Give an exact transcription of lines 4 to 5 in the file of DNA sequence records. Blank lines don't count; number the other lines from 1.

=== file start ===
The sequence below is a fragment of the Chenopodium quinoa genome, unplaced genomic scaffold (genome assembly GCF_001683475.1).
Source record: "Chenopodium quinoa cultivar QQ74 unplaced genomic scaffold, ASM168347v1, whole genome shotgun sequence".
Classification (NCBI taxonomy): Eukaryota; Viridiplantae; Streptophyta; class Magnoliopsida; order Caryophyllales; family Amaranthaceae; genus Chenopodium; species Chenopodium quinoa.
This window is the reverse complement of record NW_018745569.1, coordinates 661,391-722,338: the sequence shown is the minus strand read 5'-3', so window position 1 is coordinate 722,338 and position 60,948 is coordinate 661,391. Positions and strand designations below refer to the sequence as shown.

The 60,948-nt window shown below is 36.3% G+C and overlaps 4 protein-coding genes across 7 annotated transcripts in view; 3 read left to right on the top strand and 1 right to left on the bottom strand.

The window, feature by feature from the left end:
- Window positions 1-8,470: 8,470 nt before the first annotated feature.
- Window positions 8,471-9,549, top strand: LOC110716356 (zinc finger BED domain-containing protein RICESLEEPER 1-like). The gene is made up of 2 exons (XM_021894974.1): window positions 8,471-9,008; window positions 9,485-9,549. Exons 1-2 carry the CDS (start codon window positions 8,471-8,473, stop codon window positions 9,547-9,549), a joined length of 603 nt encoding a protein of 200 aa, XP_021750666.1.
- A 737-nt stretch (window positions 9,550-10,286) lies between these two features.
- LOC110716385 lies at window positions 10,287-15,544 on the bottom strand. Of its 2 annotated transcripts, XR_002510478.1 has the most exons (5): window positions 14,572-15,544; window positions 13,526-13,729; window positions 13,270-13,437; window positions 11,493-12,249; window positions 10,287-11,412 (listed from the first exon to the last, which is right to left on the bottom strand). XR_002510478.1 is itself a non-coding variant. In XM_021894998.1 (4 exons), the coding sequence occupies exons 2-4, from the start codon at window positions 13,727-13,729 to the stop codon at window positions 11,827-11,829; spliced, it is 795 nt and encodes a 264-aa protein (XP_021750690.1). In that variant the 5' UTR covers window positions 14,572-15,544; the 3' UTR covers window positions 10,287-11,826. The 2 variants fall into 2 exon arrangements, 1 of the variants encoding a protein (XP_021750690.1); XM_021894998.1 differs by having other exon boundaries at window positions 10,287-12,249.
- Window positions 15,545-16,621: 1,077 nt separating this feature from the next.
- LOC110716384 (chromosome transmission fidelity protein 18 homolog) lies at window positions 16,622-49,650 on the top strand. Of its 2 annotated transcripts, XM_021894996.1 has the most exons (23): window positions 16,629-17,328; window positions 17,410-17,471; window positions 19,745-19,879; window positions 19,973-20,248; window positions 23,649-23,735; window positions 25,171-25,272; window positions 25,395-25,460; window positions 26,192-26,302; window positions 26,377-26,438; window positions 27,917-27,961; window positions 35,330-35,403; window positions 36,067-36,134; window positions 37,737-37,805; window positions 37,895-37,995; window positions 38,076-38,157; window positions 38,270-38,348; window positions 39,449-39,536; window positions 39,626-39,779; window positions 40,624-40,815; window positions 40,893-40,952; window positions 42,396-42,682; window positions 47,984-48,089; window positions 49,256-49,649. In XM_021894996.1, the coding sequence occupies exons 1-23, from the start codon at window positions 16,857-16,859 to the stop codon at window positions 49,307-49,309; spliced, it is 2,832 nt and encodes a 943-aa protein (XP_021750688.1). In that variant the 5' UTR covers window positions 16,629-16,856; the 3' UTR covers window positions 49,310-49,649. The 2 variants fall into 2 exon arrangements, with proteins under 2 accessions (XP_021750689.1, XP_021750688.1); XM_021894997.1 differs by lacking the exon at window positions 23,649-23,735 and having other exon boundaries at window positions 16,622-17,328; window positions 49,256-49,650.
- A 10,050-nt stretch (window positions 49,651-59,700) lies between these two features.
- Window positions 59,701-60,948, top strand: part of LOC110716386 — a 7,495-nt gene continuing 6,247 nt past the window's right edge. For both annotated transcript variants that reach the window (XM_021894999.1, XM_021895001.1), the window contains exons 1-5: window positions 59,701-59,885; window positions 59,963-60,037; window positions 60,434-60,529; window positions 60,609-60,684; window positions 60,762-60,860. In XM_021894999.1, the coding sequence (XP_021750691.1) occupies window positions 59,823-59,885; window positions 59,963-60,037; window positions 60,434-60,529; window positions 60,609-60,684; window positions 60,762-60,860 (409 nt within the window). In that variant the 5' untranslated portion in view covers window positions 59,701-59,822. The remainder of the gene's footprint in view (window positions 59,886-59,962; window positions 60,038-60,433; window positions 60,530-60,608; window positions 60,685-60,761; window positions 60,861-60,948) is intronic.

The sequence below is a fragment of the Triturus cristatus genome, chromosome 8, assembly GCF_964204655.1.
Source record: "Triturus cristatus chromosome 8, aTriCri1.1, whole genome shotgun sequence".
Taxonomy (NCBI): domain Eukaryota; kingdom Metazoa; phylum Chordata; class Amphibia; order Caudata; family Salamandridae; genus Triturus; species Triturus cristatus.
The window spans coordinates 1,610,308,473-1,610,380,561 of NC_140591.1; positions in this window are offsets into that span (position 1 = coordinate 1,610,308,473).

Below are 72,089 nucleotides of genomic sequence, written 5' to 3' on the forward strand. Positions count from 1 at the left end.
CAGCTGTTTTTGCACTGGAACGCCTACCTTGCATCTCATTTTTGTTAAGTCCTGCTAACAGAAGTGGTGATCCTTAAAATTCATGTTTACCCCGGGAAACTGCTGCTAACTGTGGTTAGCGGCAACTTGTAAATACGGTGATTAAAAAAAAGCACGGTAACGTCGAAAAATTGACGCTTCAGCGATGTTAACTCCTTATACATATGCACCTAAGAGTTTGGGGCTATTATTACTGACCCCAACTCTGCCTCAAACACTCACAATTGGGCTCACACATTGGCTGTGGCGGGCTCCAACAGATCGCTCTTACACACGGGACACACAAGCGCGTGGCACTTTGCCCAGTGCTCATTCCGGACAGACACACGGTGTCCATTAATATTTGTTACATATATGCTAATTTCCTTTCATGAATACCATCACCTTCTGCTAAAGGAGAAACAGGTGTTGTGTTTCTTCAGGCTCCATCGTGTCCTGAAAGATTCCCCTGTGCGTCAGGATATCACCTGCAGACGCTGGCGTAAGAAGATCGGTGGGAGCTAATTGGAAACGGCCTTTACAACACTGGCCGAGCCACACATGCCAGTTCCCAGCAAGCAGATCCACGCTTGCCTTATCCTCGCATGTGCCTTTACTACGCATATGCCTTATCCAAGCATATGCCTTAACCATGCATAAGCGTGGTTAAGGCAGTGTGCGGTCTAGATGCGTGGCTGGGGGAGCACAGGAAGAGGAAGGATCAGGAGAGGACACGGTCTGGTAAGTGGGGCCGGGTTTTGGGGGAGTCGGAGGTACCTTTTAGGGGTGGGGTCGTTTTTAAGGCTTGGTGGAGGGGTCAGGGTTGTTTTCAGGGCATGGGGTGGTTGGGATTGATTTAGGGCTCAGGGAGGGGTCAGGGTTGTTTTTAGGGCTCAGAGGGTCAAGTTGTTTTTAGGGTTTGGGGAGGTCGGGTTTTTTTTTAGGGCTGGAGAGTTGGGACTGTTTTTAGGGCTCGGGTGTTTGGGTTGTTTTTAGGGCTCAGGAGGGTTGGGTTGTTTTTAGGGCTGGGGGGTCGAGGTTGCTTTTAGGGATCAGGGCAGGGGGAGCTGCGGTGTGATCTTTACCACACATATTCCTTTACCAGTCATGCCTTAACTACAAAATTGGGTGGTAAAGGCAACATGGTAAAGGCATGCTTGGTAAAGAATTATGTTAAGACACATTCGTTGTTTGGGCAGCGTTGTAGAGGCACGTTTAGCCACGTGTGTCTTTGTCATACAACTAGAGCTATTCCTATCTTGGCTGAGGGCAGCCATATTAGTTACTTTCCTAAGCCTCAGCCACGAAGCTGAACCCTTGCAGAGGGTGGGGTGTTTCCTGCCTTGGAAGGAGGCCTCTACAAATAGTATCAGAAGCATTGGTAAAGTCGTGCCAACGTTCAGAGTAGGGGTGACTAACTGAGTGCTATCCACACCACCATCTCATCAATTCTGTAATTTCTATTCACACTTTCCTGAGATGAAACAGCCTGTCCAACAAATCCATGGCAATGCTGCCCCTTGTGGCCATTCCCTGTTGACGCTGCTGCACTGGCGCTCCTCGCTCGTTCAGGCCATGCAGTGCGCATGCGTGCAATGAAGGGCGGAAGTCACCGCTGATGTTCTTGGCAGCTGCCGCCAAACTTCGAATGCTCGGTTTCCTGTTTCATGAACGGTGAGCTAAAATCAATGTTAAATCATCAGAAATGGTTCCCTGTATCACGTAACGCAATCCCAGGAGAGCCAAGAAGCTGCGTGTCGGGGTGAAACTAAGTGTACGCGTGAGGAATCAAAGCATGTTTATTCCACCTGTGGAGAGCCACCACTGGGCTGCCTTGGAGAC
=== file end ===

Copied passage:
This window is the reverse complement of record NW_018745569.1, coordinates 661,391-722,338: the sequence shown is the minus strand read 5'-3', so window position 1 is coordinate 722,338 and position 60,948 is coordinate 661,391. Positions and strand designations below refer to the sequence as shown.

The 60,948-nt window shown below is 36.3% G+C and overlaps 4 protein-coding genes across 7 annotated transcripts in view; 3 read left to right on the top strand and 1 right to left on the bottom strand.